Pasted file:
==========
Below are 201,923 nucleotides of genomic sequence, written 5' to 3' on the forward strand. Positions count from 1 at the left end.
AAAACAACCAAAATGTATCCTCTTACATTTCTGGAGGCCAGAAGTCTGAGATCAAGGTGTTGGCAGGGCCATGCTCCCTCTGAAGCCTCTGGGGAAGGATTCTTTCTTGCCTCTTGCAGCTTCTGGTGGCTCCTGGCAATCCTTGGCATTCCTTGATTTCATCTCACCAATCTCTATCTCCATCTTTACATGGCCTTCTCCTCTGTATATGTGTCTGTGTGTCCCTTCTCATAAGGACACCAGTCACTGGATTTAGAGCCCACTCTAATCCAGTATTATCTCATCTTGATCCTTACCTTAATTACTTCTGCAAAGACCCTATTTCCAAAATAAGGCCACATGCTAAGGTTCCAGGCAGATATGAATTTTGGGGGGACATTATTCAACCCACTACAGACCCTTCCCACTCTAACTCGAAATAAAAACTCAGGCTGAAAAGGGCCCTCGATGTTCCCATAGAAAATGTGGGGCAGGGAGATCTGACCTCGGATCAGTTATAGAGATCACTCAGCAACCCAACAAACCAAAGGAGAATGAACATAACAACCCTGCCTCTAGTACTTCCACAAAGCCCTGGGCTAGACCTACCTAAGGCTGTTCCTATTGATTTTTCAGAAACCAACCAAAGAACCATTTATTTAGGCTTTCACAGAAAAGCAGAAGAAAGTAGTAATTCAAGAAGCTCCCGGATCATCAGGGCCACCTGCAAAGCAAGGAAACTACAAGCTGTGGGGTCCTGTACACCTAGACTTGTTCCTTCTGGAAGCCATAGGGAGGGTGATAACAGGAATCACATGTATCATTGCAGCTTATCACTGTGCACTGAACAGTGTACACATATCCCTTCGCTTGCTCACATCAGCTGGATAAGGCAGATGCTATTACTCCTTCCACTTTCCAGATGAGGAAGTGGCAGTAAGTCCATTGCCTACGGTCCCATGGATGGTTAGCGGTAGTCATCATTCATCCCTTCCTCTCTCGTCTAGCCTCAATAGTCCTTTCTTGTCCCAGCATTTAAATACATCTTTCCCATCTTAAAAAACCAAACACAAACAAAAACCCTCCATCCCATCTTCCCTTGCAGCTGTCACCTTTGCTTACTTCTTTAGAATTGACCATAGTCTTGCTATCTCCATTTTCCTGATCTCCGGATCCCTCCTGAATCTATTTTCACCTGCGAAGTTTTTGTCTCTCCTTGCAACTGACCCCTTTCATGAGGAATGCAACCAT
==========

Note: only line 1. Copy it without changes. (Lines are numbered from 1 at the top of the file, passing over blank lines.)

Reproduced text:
Below are 201,923 nucleotides of genomic sequence, written 5' to 3' on the forward strand. Positions count from 1 at the left end.